Watch the first image of a black hole get revealed
The Event Horizon Telescope has captured the first real-life picture of the supermassive singularity at the center of the Milky Way.
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It's a historic day for astronomy, and perhaps the beginning of a new chapter in how we understand the universe and the fundamental laws of physics. Scientists on Wednesday unveiled the first-ever direct image of a black hole and you can watch the grand reveal right here.
Without further delay, here's the image everyone's been waiting for:
The image, the first direct visual evidence of a supermassive black hole and its shadow, reveals the black hole at the center of Messier 87, a massive galaxy in the nearby Virgo galaxy cluster. This black hole resides 55 million light-years from Earth and has a mass 6.5 billion times that of the sun.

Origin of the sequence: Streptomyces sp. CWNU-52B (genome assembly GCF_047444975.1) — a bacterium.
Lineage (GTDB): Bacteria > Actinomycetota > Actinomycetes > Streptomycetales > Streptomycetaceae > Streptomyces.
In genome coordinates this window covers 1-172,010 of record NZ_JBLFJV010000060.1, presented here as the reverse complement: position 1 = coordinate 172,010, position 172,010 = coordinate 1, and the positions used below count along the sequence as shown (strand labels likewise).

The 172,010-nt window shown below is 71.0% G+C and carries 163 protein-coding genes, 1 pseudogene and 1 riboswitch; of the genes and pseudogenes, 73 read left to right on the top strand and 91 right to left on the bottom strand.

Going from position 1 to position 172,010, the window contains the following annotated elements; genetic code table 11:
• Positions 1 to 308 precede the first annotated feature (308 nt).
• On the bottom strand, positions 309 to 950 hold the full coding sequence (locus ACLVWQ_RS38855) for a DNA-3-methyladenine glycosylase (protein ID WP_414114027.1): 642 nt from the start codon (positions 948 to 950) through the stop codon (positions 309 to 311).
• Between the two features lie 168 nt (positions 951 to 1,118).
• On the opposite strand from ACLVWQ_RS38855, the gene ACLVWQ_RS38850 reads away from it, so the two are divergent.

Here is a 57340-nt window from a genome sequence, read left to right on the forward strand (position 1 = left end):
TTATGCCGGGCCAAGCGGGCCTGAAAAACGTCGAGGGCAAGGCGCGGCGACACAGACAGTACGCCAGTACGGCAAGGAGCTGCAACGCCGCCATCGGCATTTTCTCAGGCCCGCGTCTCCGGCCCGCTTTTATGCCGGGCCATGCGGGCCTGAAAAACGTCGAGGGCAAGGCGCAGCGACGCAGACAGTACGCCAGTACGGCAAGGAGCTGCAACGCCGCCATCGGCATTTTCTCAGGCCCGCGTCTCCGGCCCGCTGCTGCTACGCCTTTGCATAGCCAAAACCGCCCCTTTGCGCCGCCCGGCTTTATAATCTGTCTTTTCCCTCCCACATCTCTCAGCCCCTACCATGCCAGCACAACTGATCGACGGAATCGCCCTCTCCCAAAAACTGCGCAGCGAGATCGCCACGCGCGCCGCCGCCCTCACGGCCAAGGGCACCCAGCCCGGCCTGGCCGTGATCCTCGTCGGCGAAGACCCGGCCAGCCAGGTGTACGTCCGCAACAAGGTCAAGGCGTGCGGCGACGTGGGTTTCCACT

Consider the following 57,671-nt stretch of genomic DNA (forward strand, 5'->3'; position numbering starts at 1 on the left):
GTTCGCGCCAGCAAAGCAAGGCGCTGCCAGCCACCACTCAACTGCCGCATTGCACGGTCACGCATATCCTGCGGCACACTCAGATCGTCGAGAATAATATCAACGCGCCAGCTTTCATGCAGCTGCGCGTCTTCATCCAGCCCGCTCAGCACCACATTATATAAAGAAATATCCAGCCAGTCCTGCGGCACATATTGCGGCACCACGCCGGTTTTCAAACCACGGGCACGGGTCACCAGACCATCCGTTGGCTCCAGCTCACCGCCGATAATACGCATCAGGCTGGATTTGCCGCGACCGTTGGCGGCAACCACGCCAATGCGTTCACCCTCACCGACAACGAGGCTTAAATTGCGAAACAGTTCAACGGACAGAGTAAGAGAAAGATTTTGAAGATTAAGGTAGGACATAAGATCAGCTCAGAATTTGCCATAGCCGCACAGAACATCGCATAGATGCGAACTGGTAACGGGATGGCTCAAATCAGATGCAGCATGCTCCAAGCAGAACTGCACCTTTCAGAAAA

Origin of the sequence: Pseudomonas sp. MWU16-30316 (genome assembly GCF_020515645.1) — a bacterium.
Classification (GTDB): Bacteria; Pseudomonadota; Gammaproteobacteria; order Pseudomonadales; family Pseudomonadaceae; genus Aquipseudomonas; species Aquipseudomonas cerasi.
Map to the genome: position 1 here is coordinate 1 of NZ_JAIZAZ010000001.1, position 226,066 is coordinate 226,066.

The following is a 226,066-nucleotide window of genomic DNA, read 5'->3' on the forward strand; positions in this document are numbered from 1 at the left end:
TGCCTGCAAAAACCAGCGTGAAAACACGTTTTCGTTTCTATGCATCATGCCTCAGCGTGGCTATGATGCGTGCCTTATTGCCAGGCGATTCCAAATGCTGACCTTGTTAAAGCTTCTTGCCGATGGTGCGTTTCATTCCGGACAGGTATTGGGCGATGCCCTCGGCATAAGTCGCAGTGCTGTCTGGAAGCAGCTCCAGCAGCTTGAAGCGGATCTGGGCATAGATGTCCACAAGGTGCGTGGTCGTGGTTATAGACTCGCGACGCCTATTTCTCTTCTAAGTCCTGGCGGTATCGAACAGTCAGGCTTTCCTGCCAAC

The embedded live feed above comes from a press conference taking place in Belgium, hosted by the European Research Council. Simultaneous press events will also take place in Santaigo, Chile in Spanish; Shanghai (Mandarin), Tokyo (Japanese); Taipei, Taiwan (Mandarin), and Washington, DC. (English).
Depending on what the first images of the mysterious and powerful cosmic object show scientists, it could help verify or cast doubt upon long-held ideas about gravity and the nature of existence itself. This is easily the most important photo of something 26,000 light-years away that you'll ever see.